From the case study (Age Discrimination in a Promotion, end of Ch. 2 under Applications, in the eText)

From the case study (Age Discrimination in a Promotion, end of Ch. 2 under Applications, in the eText)

From the case study (Age Discrimination in a Promotion, end of Ch. 2 under Applications, in the eText), take a stand on whether or not the employer’s actions were motivated by discriminatory intent. Support your position with evidence or examples from the case.

Debate both sides of the following argument: Yes and No: “Gus was not promoted to the new CCS position because of his age.” Support your position with evidence or examples from the case.

3 hours ago


Strayer Univeristy Staffing Organizations BUS335

College Business



hi thanks for your help. please use the attached chapter to assistant in answering this discussion question.

this a discussion question only two paragraphs no ore then one additional reference.

CHAPTER TWO Legal Compliance 87

Age Discrimination in a Promotion?

Best Protection Insurance Company (BPIC) handles a massive volume of claims each year in the corporate claims function, as well as in its four regional claims centers. The corporate claims function is headed by the se nior vice president of corporate claims (SVPCC); reporting to the SVPCC are two man ag ers of cor-porate claims (MCC- Life and MCC- Residential) and a highly skilled corporate claims specialist (CCS). Each regional office is headed by a regional center man-ag er (RCM); the RCM is responsible for both supervisors and claims specialists within the regional office. The RCMs report to the vice president of regional claims (VPRC). The organ ization is structured as follows:SVPCCVPRCMCC-LMCC-RCCSRCMRCMRCMRCMBPIC deci ded to reor ga nize its claims function by eliminating the four regional offices (and the RCM position) and establishing numerous small field offices throughout the country. The other part of the reor ga ni za tion involved creating five new CCS positions. The CCS job itself was to be redesigned and upgraded in terms of knowledge and skill requirements. These new CCS positions would be staffed through internal promotions from within the claims function.The SVPCC asked Gus Tavus, a 52- year- old RCM, to apply for one of the new CCS positions since his job was being eliminated. The other RCMs, all of whom were over 40 years of age, were also asked to apply. Neither Gus nor the other RCMs were promoted to the CCS positions. Other candidates, some of whom were also over age 40, were also bypassed. The promotions went to five claims specialists and supervisors from within the former regional offices, all of whom were under age 40. Two of these newly promoted employees had worked for, and reported to, Gus as RCM.099-67811_ch02_4P.indd 8710/27/17 9:13 AM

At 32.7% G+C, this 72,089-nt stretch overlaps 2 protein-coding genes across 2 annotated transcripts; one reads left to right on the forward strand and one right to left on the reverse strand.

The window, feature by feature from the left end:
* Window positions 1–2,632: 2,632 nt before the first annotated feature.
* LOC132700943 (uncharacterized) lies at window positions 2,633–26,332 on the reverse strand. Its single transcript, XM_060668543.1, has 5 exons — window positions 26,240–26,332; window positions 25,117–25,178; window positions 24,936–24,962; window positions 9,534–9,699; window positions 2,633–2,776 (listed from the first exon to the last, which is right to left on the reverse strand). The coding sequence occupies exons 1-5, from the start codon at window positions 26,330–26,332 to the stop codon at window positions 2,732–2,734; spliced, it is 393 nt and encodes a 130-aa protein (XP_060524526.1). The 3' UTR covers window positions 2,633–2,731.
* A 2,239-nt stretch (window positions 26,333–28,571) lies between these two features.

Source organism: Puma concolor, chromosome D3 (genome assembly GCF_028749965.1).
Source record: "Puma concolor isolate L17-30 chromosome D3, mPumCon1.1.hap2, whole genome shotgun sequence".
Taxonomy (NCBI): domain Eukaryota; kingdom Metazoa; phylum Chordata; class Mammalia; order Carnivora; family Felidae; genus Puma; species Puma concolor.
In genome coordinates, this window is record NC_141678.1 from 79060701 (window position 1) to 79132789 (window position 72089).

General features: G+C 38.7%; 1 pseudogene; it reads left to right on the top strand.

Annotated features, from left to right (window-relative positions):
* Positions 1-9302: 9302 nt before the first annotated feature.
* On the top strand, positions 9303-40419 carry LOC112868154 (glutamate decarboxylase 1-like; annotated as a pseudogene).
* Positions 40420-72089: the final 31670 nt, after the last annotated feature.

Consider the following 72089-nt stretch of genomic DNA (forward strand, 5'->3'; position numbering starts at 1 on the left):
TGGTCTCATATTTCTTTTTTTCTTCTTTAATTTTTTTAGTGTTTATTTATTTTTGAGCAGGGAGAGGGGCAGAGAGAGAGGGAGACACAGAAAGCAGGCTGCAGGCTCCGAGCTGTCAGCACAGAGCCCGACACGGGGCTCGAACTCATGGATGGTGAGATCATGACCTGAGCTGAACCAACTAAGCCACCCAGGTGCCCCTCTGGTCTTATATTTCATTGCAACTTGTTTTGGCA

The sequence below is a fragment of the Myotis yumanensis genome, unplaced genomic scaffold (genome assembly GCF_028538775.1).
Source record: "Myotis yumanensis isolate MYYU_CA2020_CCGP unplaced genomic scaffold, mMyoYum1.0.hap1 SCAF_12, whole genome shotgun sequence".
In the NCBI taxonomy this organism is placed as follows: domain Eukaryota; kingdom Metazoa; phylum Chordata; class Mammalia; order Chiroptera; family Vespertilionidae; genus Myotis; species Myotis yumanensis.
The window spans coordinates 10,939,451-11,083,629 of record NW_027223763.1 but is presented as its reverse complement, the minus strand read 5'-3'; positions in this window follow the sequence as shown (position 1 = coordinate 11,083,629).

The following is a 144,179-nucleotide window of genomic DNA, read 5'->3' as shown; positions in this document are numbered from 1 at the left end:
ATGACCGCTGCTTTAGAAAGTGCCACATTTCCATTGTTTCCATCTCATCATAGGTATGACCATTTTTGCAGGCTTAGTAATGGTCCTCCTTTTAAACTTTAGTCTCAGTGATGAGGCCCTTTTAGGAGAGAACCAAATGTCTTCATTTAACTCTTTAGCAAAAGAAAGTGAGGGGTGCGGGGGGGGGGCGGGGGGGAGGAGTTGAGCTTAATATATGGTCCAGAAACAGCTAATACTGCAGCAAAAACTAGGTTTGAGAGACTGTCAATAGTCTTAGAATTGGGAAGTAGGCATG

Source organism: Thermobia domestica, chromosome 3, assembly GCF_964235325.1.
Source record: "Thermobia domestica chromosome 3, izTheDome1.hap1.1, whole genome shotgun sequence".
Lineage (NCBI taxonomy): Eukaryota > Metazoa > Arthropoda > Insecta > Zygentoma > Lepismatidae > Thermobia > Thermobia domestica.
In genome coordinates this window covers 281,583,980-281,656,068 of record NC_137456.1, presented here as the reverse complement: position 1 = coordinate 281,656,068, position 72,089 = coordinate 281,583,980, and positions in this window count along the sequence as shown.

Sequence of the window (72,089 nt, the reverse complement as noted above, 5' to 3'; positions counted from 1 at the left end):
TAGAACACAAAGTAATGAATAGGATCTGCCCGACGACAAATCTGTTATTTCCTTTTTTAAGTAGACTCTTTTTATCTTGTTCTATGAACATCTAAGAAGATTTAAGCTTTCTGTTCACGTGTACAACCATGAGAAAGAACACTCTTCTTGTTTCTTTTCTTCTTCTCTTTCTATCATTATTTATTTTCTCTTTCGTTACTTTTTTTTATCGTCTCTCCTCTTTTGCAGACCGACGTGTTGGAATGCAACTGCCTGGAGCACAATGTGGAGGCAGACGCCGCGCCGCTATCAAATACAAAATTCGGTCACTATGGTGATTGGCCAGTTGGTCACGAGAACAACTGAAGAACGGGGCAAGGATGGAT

88PART TWO Support Activities Upon learning of his failure to be promoted, Gus sought to find out why. What he learned led him to believe that he had been discriminated against because of his age. He then retained legal counsel, attorney Bruce Davis. Bruce met informally with the SVPCC to try to determine what had happened in the promotion pro cess and why his client had not been promoted. He was told that there were numer-ous candidates who were better qualified than Gus and that Gus lacked adequate technical and communication skills for the new job of CCS. The SVPCC refused to reconsider Gus for the job and said that all decisions were etched in stone. Gus and Bruce then filed suit in federal district court, claiming a violation of the Age Discrimination in Employment Act. They also subpoenaed numerous BPIC docu-ments, including the personnel files of all applicants for the CCS positions.After reviewing the documents and discussing things with Gus, Bruce learned more about the promotion pro cess actually used by BPIC. The SVPCC and the two MCCs conducted the entire pro cess; they received no input from the VPRC or the HR department. There was no formal, written job description for the new CCS position, nor was there a formal internal job posting as required by company policy. The SVPCC and the MCCs developed a list of employees they thought might be interested in the job, including Gus, and then met to consider the list of candidates. At that meeting, the personnel files and previous performance apprais-als of the candidates were not consulted. After deciding on the five candidates who would be offered the promotion (all five accepted), the SVPCC and MCCs scanned the personnel files and appraisals of these five (only) to check for any disconfirm-ing information. None was found. Bruce’s inspection of the files revealed no writ-ten comments suggesting age bias in past performance appraisals for any of the candidates, including Gus. Also, there was no indication that Gus lacked technical and communication skills. All of Gus’s previous appraisal ratings were above aver-age, and there was no evidence of decline in the favorability of the ratings. Finally, an interview with the VPRC (Gus’s boss) revealed that he had not been consulted at all during the promotion process, that he was “shocked beyond belief ” that Gus had not been promoted, and that there was “no question” but that Gus was qualified in all respects for the CCS job.1. Prepare a written report that pres ents a convincing disparate treatment claim that Gus had been intentionally discriminated against on the basis of his age. Do not address the claim as one of disparate impact.2. Present a convincing rebuttal, from the viewpoint of BPIC, to this disparate treatment claim

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Age Discrimination in a Promotion

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